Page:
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A Member Of Hezbollah Found Guilty Of Killing Lebanon's Ex-Prime Minister


Another story now - a United Nations tribunal has given its verdict on a 15-year investigation into who assassinated Lebanon's former prime minister, Rafic al-Hariri. As NPR's Ruth Sherlock reports, the ruling still leaves a lot of questions.


RUTH SHERLOCK, BYLINE: It was 2005 - chaos, cars on fire, a giant hole in the road at the Beirut waterfront. This video posted online captures the moments after the explosion that killed Lebanon's former prime minister, Rafic al-Hariri, and 21 others. The assassination was a turning point in Lebanon's history.


UNIDENTIFIED PROTESTERS: (Chanting in non-English language).

SHERLOCK: Massive popular protests followed. They were in opposition to the presence of Syrian troops in the country, who then left.


UNIDENTIFIED PROTESTER: (Chanting in non-English language).

UNIDENTIFIED PROTESTERS: (Chanting in non-English language).

UNIDENTIFIED PROTESTER: (Chanting in non-English language).

UNIDENTIFIED PROTESTERS: (Chanting in non-English language).

SHERLOCK: Hariri had opposed Syria's control over Lebanon. Many believe Syria and its ally, the Iranian-backed militia Hezbollah, were behind his killing. Today, more than 15 years on, a United Nations tribunal at The Hague in the Netherlands ruled on four defendants tried in absentia.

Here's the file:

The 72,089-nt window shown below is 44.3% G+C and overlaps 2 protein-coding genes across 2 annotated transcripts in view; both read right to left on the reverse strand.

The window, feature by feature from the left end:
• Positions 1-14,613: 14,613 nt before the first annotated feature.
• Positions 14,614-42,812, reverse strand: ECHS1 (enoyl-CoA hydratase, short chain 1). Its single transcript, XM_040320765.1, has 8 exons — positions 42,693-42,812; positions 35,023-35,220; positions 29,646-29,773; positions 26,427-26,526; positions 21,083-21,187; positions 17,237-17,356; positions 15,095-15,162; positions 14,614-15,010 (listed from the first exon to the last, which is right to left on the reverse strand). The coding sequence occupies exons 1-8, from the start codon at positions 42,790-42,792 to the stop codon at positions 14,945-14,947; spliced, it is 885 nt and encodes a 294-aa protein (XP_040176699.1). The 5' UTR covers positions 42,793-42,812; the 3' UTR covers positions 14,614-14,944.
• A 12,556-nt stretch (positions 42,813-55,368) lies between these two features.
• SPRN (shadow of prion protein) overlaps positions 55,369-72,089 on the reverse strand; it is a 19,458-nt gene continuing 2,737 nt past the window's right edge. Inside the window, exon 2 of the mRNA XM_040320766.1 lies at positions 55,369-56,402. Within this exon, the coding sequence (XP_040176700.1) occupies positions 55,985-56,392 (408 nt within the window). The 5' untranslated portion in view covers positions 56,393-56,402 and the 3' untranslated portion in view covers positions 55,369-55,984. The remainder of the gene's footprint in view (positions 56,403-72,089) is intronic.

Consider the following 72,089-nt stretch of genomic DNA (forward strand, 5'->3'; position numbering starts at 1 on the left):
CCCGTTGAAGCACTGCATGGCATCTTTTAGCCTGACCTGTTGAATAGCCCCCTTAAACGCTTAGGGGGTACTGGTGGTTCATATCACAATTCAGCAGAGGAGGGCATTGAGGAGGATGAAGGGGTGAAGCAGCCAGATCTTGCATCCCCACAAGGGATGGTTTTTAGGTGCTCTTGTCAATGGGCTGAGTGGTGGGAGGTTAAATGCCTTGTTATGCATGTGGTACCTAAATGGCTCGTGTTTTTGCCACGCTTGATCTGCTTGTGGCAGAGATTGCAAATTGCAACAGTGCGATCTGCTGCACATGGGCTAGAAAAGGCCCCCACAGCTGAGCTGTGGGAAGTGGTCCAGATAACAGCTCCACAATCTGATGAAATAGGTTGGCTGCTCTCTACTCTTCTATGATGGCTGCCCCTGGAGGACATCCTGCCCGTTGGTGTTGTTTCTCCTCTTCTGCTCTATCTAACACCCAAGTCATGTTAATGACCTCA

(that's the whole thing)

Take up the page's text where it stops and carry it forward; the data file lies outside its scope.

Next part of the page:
DAVID RE: The trial chamber, therefore, finds Salim Jamil Ayyash guilty as a co-perpetrator of count one.

SHERLOCK: The court said the senior member of Hezbollah led the operation to kill Hariri. But it also acquitted three others and said it had no evidence that Hezbollah's leadership or Syria were responsible. So how will this verdict be interpreted in Lebanon, where Hezbollah still plays a major military and political role?

EMILE HOKAYEM: In a way, this verdict allows everyone to interpret it the way he or she wants.

SHERLOCK: This is Emile Hokayem, a Lebanese/Middle East analyst at the International Institute for Strategic Studies.

HOKAYEM: There is enough that Hezbollah can use to demonstrate its innocence. There is enough that critics of Hezbollah can use to allege that Hezbollah was the perpetrator of the assassination. So it's a verdict, but it's not a conclusive one.

SHERLOCK: There have been fears that the trial could reignite sectarian violence in Lebanon. In fact, those fears have slowed down the cleanup of the massive explosion at Beirut port two weeks ago.

JOHN ASHA’AR: Today, we didn't have enough volunteers to come because everyone was scared.

SHERLOCK: John Asha’ar is one of many Lebanese volunteers helping victims of the explosion that killed 180 people and left thousands homeless. Ultimately, he thinks the trial will have little impact.

ASHA’AR: Nowadays, people don't care, even if it was a prime minister. I don't care. I lost my friends. I lost my parents' friends.

SHERLOCK: With their city devastated and their economy in ruins, Asha'ar says Lebanese have bigger problems now. Ruth Sherlock, NPR News.

(SOUNDBITE OF RONE'S "NAKT") Transcript provided by NPR, Copyright NPR.

Ruth Sherlock is an International Correspondent with National Public Radio. She's based in Beirut and reports on Syria and other countries around the Middle East. She was previously the United States Editor for the Daily Telegraph, covering the 2016 US election. Before moving to the US in the spring of 2015, she was the Telegraph's Middle East correspondent.